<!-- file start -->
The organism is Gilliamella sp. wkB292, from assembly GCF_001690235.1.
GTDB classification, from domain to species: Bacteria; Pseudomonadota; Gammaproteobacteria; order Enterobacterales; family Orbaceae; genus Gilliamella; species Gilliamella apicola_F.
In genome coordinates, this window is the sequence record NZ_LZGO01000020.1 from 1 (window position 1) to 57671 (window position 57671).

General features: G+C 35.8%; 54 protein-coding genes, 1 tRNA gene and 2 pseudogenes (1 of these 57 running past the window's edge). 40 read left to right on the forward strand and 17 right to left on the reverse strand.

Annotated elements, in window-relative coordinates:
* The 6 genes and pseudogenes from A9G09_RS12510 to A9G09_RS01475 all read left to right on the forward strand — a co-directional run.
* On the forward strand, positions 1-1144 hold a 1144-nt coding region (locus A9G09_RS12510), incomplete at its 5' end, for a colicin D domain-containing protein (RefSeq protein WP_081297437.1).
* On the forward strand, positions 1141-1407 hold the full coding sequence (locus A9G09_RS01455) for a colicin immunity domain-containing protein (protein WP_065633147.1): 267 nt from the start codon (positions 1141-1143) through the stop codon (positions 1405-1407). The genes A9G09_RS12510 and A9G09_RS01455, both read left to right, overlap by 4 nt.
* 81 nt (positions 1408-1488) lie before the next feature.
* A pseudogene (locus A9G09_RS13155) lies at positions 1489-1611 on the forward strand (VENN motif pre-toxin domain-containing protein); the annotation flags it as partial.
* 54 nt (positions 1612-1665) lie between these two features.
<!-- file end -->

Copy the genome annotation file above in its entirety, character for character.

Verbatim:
The organism is Gilliamella sp. wkB292, from assembly GCF_001690235.1.
GTDB classification, from domain to species: Bacteria; Pseudomonadota; Gammaproteobacteria; order Enterobacterales; family Orbaceae; genus Gilliamella; species Gilliamella apicola_F.
In genome coordinates, this window is the sequence record NZ_LZGO01000020.1 from 1 (window position 1) to 57671 (window position 57671).

General features: G+C 35.8%; 54 protein-coding genes, 1 tRNA gene and 2 pseudogenes (1 of these 57 running past the window's edge). 40 read left to right on the forward strand and 17 right to left on the reverse strand.

Annotated elements, in window-relative coordinates:
* The 6 genes and pseudogenes from A9G09_RS12510 to A9G09_RS01475 all read left to right on the forward strand — a co-directional run.
* On the forward strand, positions 1-1144 hold a 1144-nt coding region (locus A9G09_RS12510), incomplete at its 5' end, for a colicin D domain-containing protein (RefSeq protein WP_081297437.1).
* On the forward strand, positions 1141-1407 hold the full coding sequence (locus A9G09_RS01455) for a colicin immunity domain-containing protein (protein WP_065633147.1): 267 nt from the start codon (positions 1141-1143) through the stop codon (positions 1405-1407). The genes A9G09_RS12510 and A9G09_RS01455, both read left to right, overlap by 4 nt.
* 81 nt (positions 1408-1488) lie before the next feature.
* A pseudogene (locus A9G09_RS13155) lies at positions 1489-1611 on the forward strand (VENN motif pre-toxin domain-containing protein); the annotation flags it as partial.
* 54 nt (positions 1612-1665) lie between these two features.